Ladyland probably derives its name from a pre-reformation chapel. Its policies are known for attractive countryside, some rare species of flowers, and a small bronze axe donated in 1886 by R W Cochran-Patrick to the National Museum of Antiquities of Scotland.

His letter, written from Woodside, Beith, N.B., on 29:1:87:


Dear Sir
     I had the high pleasure & gratification of receiving your letter intimating my appointment as an Honorary Member of the Irvine Burns Club, this morning.
     I esteem it a very great honour & hope if able to attend next years meeting.
     Very truly yours,
     R W Cochran-Patrick

The N.B. in the address is for North Britain, a term often used for Scotland in those days.

William Black (1841-1898) Honorary member 1888

His life & work:

Although now hardly mentioned in reference books, William Black was a popular novelist in Victorian Britain.

Born in Glasgow, he went to London, joined the staff at the 'Morning Star', and was its special correspondent during the Austro-Prussian War of 1866. Later he edited the 'London Review', then moved to the 'Daily News' as assistant editor. He contributed a weekly serial to 'The Graphic'.

Black's first novel, 'James Merle', in 1864, was only moderately successful, but the success of 'A Daughter of Heth' in 1871 gained him an increasing circle of readers. Collections of short stories and another 22 novels followed, the last being published shortly before his death. 'Yolande' (1883) dealt in part with drug addiction; 'Judith Shakespeare' (1884) was a historical novel featuring the playwright's daughter; and 'The New Prince Fortunatus' (1890) centred on London theatrical life.

During his own lifetime Black's novels were immensely popular, and were compared favourably with those of Anthony Trollope, though some critics complained that his writings revealed too much his interest in hunting and fishing.

He teamed up with such well-known authors as Rudyard Kipling, Thomas Hardy, and Walter Besant (all three accepted honorary membership of Irvine Burns Club in various years) to abolish the bootlegging of popular works by American publishers, before copyright laws in that country. This resulted in the passing of new laws during 1891.

Black is remembered by a lighthouse, built in the form of a Gothic tower in 1901 at one of his favourite places, about a mile south of Duart Castle on Mull.

His letter, written from Paston House, 1 Paston Place, Brighton, on Dec 15, 1888:


My Dear Sir,
     Will you be so good as to present my compliments to the Members of the Irvine Burns Club, and say how sensible I am of their kindness and courtesy in electing me an Honorary Member.
     Yours very faithfully
     William Black


David Christie Murray (1847-1907) Honorary member 1888

His life & work:

David Christie Murray wrote around thirty novels in a journalistic style, many set in Staffordshire. So far, we have no evidence of the love of Burns which he mentions in his letter of acceptance. As special correspondent for 'The Times' and 'The Scotsman' he reported on the Russo-Turkish war of 1877-8. In the 1880s he lived in Belgium and France, as the letter heading shows, and toured other countries as a lecturer. The works for which he is mentioned in our minutes are "Old Blazer's Hero" and "A Life's Atonement".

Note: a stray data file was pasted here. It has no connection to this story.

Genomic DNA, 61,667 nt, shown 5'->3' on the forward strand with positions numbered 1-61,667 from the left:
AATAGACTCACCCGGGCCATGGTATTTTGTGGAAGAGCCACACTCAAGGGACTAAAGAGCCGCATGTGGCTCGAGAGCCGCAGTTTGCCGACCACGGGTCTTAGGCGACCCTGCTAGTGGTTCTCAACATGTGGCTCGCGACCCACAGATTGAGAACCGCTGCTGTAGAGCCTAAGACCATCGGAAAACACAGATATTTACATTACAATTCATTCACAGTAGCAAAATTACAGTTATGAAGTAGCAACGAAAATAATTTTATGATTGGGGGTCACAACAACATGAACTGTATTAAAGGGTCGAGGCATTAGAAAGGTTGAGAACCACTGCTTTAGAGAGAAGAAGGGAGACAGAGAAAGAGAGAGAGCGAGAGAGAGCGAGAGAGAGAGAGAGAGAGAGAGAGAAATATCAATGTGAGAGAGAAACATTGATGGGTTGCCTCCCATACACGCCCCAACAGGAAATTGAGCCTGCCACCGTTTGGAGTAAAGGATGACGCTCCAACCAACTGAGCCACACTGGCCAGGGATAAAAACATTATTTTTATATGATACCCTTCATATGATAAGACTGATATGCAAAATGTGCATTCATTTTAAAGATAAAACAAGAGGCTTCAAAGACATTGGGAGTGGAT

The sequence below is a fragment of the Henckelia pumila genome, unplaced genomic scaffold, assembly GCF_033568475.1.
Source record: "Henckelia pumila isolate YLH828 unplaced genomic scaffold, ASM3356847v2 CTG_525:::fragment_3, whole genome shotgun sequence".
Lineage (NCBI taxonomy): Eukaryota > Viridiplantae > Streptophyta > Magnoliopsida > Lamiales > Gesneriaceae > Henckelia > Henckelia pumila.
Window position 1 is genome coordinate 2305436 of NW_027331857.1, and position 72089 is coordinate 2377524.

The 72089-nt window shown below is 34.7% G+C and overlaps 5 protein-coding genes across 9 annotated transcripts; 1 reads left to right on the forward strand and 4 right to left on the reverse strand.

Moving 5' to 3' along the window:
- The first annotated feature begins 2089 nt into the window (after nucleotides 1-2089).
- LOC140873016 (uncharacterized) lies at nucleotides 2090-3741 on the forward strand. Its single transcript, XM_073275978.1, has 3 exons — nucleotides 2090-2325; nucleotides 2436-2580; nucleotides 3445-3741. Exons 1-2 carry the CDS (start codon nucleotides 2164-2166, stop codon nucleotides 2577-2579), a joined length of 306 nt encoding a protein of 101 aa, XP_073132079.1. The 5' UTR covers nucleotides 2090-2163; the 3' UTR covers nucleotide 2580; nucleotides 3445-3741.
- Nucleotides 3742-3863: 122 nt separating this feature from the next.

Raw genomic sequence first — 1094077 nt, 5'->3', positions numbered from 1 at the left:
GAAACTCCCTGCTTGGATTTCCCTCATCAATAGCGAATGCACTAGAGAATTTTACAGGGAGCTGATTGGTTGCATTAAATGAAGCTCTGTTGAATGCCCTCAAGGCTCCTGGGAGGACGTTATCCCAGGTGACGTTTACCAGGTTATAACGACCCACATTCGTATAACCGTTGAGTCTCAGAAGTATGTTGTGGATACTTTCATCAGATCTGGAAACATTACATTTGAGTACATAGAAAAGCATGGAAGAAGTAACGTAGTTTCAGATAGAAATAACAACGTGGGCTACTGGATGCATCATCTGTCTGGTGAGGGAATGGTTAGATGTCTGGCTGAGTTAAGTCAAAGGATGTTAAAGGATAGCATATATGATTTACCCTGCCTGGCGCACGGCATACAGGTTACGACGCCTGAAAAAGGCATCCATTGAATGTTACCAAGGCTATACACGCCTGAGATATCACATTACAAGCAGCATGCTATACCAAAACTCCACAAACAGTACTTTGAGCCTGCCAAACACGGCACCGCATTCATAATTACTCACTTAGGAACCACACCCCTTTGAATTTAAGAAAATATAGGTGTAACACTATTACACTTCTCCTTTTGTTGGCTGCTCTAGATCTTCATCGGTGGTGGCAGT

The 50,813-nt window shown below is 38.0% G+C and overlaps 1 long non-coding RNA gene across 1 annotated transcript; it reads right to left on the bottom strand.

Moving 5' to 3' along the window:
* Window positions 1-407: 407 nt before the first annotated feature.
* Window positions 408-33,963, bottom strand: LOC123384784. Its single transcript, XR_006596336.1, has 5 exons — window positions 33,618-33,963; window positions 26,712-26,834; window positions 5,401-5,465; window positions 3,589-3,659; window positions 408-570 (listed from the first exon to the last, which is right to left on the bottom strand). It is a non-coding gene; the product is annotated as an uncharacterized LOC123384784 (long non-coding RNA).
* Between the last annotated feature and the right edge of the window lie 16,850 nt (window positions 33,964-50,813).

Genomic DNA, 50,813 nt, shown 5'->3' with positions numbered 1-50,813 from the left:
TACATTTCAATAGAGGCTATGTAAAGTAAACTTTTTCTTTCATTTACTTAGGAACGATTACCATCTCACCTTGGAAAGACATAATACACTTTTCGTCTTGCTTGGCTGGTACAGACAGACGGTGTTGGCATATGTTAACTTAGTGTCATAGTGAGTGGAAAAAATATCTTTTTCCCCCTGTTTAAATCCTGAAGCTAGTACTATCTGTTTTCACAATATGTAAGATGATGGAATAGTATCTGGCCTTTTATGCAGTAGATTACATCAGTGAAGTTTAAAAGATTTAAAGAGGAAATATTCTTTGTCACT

His novel 'Aunt Rachel' had appeared in 1886 and rightly became one of his most popular works. About this story of two love affairs, the West Midlands Literary Heritage website has written: "Like Hardy, David Christie Murray is able to switch effortlessly from comedy to romance, and from sturdy humour to pathos". In 1887, he had published the non-fiction 'A Novelist's Notebook'. Another of his popular novels was 'Joseph's Coat' of 1881.

An interview in the New Zealand 'Star' (27 Feb. 1890), when he arrived at Christchurch, adds extra interest. Firstly, it underlines his success: He "is a maker of good books, as those of us who have read 'Joseph's Coat' and 'First Person Singular' will testify". Secondly, it gives an impression of his personality: "Mr Murray is one of those men whom one 'takes to' at first sight . . a very engaging face . . the face of a man whom one would trust, who had read, and can read, men; and who has read and loved, aye and still loves, books". Thirdly, his views on separate government for Australia are the opposite of those of novelist Edward Jenkins (hon. memb. 1872) - Murray says: "There is a considerable feeling of irritation against England in the Australias, and the patronising tone of the people at Home is very much responsible for it. Sir Julius Vogel has written that England must make it known definitely that the Colonies have no right to a separate national existence. More foolish a proclamation I cannot imagine. America proved . . the right of any community of British descent to govern itself."

In 1897, Murray recorded his criticisms of the contemporary Kailyard school of Scottish literature in his book 'My Contemporaries in Fiction'. There he complained of "the 'boom' which has lately filled heaven and earth with respect to the achievements of the new Scotch school". Singling out the novelist Crockett (honorary member 1895), as had Buchan before him, Murray wrote: "the unblushing effrontery of those gentlemen of the press who have set him on a level with Sir Walter is the most mournful and most contemptible thing in association with the poorer sort of criticism which has been encountered of later years" - an interesting, if unexpectedly critical, insight to his opinions.

His letter, written from Villa Colbert, Montboron, Nice, on March 27th 1889:


     On the day on which I received your intimation of the honour which had been done me by the Irvine Burns Club I wrote a letter begging you to convey to the committee my thanks for their very kindly and agreeable action. I now observe to my great distress that my letter has by some accident been left unposted. I hasten to apologise for my seeming churlishness.